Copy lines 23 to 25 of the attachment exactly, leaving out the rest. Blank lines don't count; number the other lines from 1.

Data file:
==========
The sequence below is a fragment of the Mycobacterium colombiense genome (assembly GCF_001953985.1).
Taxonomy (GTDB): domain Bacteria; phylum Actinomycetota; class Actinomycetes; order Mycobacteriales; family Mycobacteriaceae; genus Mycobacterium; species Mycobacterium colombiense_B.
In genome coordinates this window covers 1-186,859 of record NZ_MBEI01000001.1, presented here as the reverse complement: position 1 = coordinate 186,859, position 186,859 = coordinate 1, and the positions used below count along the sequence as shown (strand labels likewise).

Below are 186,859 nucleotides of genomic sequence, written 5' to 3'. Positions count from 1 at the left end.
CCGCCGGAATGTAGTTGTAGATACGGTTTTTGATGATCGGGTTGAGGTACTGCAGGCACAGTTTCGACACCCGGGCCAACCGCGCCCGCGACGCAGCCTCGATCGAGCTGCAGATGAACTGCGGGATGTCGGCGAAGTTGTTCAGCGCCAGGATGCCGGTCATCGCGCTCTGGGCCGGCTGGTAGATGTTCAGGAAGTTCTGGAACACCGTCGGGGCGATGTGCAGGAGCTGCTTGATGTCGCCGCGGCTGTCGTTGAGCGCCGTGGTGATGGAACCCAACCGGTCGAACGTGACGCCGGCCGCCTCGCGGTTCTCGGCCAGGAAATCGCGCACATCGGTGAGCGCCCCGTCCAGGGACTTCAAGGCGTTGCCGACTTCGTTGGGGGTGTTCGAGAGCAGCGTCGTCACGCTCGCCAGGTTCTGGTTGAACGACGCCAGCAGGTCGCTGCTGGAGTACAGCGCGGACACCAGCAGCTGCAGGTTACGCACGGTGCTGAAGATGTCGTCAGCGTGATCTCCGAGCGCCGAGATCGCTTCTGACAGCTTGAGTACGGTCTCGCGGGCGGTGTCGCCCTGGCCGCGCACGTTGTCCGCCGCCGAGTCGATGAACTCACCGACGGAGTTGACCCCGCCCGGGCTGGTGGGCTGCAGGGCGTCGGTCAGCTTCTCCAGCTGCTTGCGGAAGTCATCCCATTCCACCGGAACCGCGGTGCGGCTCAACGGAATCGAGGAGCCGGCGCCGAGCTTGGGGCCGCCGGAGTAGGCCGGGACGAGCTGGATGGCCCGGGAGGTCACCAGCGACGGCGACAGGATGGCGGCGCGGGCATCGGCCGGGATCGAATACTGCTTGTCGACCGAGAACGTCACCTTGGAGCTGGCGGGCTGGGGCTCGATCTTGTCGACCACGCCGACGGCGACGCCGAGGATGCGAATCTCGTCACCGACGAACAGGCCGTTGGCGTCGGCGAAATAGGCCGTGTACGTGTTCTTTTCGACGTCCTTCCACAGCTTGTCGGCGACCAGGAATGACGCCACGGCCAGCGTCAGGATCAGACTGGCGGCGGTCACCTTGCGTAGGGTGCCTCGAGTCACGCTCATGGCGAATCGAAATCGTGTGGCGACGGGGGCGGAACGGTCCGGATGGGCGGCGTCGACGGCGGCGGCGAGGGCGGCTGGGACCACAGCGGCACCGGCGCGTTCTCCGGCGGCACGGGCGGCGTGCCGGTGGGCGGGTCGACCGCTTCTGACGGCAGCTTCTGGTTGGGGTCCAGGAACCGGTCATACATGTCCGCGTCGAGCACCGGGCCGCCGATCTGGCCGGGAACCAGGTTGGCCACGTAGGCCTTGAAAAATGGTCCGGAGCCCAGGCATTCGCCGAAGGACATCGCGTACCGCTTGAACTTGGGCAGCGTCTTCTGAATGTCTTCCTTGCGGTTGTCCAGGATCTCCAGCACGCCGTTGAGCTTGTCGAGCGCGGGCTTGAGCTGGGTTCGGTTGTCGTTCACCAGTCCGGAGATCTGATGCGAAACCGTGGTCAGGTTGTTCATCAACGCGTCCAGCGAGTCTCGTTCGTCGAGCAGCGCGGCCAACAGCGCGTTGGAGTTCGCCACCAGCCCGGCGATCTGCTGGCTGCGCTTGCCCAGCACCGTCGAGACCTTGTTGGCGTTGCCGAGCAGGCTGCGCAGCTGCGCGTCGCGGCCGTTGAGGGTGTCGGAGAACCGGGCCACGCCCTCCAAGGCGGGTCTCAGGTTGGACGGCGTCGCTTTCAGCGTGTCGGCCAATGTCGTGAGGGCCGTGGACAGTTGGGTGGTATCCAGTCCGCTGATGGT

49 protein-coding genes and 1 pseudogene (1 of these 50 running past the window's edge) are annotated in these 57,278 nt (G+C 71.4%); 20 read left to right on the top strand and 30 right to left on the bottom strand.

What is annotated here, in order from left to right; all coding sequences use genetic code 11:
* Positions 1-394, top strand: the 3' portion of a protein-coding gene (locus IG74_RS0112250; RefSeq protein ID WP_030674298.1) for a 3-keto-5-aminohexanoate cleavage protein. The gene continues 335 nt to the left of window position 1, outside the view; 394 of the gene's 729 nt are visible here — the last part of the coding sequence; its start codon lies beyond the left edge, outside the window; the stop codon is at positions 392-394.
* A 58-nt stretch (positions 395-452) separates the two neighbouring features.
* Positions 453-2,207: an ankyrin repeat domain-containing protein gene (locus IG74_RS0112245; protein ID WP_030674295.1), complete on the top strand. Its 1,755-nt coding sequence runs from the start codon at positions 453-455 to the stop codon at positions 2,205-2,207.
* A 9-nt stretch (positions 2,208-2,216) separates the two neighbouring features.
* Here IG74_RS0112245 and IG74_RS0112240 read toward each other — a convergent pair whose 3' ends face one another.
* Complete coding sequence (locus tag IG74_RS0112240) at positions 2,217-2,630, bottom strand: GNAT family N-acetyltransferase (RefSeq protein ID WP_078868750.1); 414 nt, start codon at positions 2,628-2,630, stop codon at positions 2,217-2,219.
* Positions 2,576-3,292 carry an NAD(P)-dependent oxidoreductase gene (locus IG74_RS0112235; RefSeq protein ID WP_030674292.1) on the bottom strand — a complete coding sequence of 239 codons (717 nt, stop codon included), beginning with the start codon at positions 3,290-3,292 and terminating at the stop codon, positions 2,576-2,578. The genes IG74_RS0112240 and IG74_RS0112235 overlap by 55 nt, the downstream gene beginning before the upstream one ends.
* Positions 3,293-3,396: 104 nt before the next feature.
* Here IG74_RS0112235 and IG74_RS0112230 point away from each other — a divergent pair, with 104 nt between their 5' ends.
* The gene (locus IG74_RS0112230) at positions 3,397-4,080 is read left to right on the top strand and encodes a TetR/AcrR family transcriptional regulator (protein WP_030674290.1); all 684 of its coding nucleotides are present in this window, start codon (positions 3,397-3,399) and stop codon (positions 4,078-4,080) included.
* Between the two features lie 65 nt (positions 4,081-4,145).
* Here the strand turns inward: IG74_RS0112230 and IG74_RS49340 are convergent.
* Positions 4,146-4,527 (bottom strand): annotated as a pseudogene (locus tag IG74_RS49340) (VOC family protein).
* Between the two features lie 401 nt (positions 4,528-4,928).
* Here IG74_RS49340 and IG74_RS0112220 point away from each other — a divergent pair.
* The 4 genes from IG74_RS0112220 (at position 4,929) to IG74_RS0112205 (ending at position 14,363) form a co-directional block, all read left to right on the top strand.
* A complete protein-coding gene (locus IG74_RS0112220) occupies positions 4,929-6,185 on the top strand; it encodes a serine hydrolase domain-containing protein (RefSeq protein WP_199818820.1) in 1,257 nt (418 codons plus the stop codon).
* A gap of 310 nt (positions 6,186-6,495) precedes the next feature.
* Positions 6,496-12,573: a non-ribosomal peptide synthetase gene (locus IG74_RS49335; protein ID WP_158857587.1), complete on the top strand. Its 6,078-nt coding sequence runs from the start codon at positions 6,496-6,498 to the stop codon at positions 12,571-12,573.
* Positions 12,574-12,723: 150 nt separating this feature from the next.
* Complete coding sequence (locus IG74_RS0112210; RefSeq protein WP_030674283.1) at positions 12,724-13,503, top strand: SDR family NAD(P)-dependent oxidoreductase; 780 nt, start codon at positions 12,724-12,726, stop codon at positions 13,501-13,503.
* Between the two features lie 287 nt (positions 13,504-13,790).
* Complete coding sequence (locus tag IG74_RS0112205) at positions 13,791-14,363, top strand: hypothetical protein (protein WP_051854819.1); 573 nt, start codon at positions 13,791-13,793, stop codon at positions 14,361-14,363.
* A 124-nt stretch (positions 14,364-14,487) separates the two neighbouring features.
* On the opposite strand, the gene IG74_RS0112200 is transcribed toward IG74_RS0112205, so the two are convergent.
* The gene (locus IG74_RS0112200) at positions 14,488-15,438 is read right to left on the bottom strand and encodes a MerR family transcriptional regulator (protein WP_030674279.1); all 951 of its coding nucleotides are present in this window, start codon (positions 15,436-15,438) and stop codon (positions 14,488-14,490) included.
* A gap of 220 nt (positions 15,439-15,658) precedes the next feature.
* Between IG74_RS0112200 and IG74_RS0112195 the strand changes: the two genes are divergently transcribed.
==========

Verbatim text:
* The 4 genes from IG74_RS0112220 (at position 4,929) to IG74_RS0112205 (ending at position 14,363) form a co-directional block, all read left to right on the top strand.
* A complete protein-coding gene (locus IG74_RS0112220) occupies positions 4,929-6,185 on the top strand; it encodes a serine hydrolase domain-containing protein (RefSeq protein WP_199818820.1) in 1,257 nt (418 codons plus the stop codon).
* A gap of 310 nt (positions 6,186-6,495) precedes the next feature.